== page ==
"Undismayed by the long array of distinguished names which he acknowledges to be opposed to his view of man's comparatively recent origin, Mr. Southall boldly proclaims the theory of evolution a failure. As for the existence of man during the Miocene or Pliocene age, he may safely speak of the evidences as speculative at the best, no remains of man or of his works having been actually produced from strata of that period. It is with quaternary man at the furthest that he feels called upon to deal. And he seeks to bring down the proofs of man's existence within limits narrow indeed, compared with the million years inferred by Mr. Wallace, Prof. James Geikie, and Mr. Vivian, from the stalagmitic deposits of the Devonshire and other caves, with the 800,000 years originally assigned by Sir C. Lyell, or with the 200,000 to which that eminent geologist was latterly inclined to reduce his figures, and at which Mr. Croll arrives from elaborate calculations of the successive glacial periods. We fail, however, to see him grapple so directly or tenaciously as we could have wished with the evidences of man's existence during, or even prior to, the last glacial epoch, i. e., at the time when the ice sheet enveloped Northern Europe as far south as latitude 54°; for the glacial stage still lingers in Switzerland and the Pyrenees, and continues in full sway in Greenland and Labrador. We find no adequate reference made to the implements met with in the till or bowlder drift. He is content to set aside many an important issue, such as this, with the assurance that 'physical science has its fashions like metaphysics, that theories are ever changing, and that Darwinism and prehistoric archæology, twenty years from to-day, may be both forgotten.' A great point with him, in opposition to the antiquity of man, is the unity of the human race, for which, beyond denial, a strong case is to be made out, and which, as it stands by itself, must be regarded as the most solid and the best-welded link in his whole chain of argument. But this unity, resting upon the world-wide diffusion of symbols like the pre-Christian cross, the legend of the deluge, or of a terrestrial paradise, with common habits of interment, and domestic usage and similarity of speech—even when pushed to the extreme length which such arguments attain in the hands of enthusiasts like Mr. Southall—is far from compelling the narrow contraction of time within which he would reduce the differences entailed by the disruption of that primary unity. It is true that many arguments brought forward on the side of extreme antiquity have broken down; but what are the few that our author may have disposed of, beside the host of facts which the industry of paleontologists and the critical study of language and of race have verified and correlated? The zodiacs of Dendera and Esne may be given up as works of art more than 5,300 years old. The fossil man of Guadaloupe may be reduced to the status of a commonplace Carib not many centuries back, in company with the fossil man of Denise buried under the lava of Auvergne, and the human remains found, as at first alleged, under the coral limestone of Florida, but since referred to the recent fresh-water sandstone formation. The cone of the Tinière may be brought down from a date of 10,000 years to less than a third of that amount; and the notches in bones from the Pliocene beds of the Val d'Arno, said to bear the marks of knives, may be referred to the gnawings of porcupines or of some extinct rodent. But what is this more than to say that because, for instance, not a few palæolithic implements, so called, have been proved to be fictitious, therefore the countless stores which crowd our museums are to be set aside as worthless? In this easy and high-handed manner are the inferences drawn from the innumerable implements met with in the river-gravels (sometimes, as our author allows, a hundred feet above the present water-level) summarily disposed of. These gravels he admits, whether of higher or lower level, to have been deposited about the close of the Glacial age, and such, therefore, we may regard the date of man. Within the human period then, at least, the valley of the Somme has been hollowed out, and the Thames brought within its existing narrow limits from the wider range to which its beds of gravel, with bones deeply buried, bear record. With the ordinary explanation of valley erosion, as laid down by Sir C. Lyell, and other standard writers upon geology, our author is wholly dissatisfied. Instead thereof, he brings in the portentous hypothesis of a Palæolithic flood, induced either by an inflow of the sea, or (as more in conformity with the fact of the gravels being those of fresh water) a 'pluvial period' on an immense scale following the Glacial period—in fact, the down-pour due to the melting up of the vast ice mass.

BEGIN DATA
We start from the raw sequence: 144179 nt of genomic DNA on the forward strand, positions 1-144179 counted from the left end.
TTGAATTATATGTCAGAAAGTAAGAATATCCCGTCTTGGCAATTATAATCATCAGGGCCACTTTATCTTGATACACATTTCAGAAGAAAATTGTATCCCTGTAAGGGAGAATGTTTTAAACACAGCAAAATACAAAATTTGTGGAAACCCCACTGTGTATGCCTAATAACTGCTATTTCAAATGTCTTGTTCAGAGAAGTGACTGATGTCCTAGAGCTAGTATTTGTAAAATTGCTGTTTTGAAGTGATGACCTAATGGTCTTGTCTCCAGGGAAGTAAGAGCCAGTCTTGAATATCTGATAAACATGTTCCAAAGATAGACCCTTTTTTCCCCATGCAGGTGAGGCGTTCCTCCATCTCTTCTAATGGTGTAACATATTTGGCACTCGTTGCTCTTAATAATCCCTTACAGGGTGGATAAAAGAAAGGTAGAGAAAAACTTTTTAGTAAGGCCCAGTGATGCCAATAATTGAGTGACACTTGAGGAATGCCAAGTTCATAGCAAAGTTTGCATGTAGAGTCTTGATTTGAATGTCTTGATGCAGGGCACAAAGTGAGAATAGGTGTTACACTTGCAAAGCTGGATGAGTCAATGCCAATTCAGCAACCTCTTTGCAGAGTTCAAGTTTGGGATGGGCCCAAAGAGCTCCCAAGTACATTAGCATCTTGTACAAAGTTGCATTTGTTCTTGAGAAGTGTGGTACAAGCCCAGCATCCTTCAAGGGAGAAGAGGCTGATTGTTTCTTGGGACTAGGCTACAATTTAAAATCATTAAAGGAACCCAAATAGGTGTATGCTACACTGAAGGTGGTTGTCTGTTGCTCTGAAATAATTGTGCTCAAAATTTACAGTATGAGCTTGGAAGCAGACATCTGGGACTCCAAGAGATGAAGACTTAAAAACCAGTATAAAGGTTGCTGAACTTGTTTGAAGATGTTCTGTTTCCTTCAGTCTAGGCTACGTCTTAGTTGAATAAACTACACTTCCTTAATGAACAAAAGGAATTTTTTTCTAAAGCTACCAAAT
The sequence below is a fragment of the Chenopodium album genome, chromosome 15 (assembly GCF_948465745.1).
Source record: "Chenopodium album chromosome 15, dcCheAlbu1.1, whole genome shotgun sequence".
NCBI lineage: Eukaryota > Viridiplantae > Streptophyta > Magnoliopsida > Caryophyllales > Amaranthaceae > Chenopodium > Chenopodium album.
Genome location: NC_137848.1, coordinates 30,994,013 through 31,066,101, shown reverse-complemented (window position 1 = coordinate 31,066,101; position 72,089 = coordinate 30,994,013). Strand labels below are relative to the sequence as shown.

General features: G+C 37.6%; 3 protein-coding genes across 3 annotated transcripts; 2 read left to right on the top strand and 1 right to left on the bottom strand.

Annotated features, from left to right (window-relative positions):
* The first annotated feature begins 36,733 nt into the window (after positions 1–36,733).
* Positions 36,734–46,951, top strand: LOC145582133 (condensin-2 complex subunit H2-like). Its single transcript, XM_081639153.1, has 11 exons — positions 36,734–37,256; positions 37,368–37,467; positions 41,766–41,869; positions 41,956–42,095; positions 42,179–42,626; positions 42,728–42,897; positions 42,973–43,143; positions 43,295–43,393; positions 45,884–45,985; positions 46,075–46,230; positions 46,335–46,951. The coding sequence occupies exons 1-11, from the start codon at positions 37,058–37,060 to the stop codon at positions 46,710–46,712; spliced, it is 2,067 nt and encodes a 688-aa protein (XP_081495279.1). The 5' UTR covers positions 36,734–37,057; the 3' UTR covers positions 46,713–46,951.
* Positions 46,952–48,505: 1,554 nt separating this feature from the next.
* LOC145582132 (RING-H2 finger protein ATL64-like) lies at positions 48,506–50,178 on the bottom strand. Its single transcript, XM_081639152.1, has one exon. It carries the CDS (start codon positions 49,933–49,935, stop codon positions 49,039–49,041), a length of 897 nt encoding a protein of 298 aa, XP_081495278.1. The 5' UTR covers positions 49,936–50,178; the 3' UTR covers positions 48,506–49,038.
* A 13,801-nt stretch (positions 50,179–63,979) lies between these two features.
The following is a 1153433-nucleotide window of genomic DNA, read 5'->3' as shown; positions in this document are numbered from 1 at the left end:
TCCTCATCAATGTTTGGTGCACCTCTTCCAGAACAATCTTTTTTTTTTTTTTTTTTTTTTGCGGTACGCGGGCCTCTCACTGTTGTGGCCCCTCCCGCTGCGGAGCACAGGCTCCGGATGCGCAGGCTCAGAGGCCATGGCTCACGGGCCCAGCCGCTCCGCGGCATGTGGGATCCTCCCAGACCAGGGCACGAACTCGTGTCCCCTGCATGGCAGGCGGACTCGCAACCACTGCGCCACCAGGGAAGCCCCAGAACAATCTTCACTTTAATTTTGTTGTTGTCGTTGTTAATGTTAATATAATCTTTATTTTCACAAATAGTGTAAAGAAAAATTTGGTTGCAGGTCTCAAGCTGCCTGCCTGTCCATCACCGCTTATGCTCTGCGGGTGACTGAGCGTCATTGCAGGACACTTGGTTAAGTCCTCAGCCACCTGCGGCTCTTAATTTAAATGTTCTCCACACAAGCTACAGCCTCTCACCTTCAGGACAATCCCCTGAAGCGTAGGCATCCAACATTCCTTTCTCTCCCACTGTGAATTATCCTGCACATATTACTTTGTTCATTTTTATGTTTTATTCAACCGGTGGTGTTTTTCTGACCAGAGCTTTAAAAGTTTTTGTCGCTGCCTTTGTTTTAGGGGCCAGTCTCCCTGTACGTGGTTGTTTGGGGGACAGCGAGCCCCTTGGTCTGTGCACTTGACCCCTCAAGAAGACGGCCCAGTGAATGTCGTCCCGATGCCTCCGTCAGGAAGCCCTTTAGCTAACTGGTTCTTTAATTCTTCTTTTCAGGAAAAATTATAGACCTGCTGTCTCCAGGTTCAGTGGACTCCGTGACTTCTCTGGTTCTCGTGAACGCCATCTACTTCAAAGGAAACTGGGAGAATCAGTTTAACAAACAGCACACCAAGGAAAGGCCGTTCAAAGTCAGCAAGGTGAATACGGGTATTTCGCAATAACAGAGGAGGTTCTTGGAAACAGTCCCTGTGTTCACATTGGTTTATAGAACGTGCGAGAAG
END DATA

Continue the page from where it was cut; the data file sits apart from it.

"What were the impressions made upon the dwellers by the banks of the Onse, or the fens of East Anglia, as the sea rose a hundred feet higher than it is now, aggravated as it was by the pluvial rainfall which 'overwhelmed the habitations of the contemporaries of the mammoth,' we utterly fail to realize. Paroxysmal effects, on a scale so gigantic as this, have long been removed from the conception of sober geologists of the English school. On continents later known and less thoroughly explored—within whose vast boundaries Nature seems to have carried on, or still to carry on, her operations in the stupendous fashion to which the cañons of America and valleys like the Yosemite bear witness—phenomena of this kind may seem conceivable enough. And it is upon observations and estimates such as those of Prof. Andrews, of Chicago, based upon the aspects of Nature in the great far West, that our author rests his representation of the catastrophes of man's early history. It is with limited, settled, old-world countries like England that we for our part have to do. And are we to conceive our quiet little island, within the scanty ten thousand years or so doled out by our author as the 'age of the mammoth,' raised up some hundreds, if not thousands, of feet—for Mr. Southall concurs with established geology as to the fact of oscillations to this extent and swept by pluvial storms till the gravel was piled up a hundred feet in places? Are we to believe that within the same period the British Islands were still joined by a broad tract of land to France and Holland, 'the waters of the Thames and the Rhine forming a common trunk, discharging itself into the North Sea, and the rivers of our south coast uniting with the Seine and the Somme to run westward into the Atlantic?' Why, the period since the Roman invasion carries us back to very nearly a fifth of this range of time, and in all these years we find the general level of the southern coast not disturbed one inch, the apparent local changes being due to erosion of the land by tide and storm, as at Winchelsea and Reculver, or to heaping up of shingle and sand, as at Pevensey and Sandwich. It may do in the New World to quote Humboldt for 'Jorullo in Mexico being seen to rise from a level plain, on September 14, 1759, to a height of 1,681 feet,' as a proof that 'force, no less than time, is an element in geological action.' But our dull imaginations have too much in common with the sluggish physical movements of our island-home for us to soar to the heights of calculation which seem so easy to Mr. Southall."It is in dealing with the age of the great extinct mammals that our author shows most conspicuously this tendency to shirk (unconsciously, of course) the difficulties with which the problem is surrounded in Europe. That early man was contemporary—in what is now England, Southern France, and Germany—with the lion, the bear, the hyena, the gigantic elk, the reindeer, and the mammoth, the conditions under which their bones are found intermingled have long placed beyond reasonable doubt. In the case of the reindeer and the mammoth, the evidence is raised to certainty by the discovery of outlines of those animals etched, with rude but highly-expressive art, upon fragments of bone."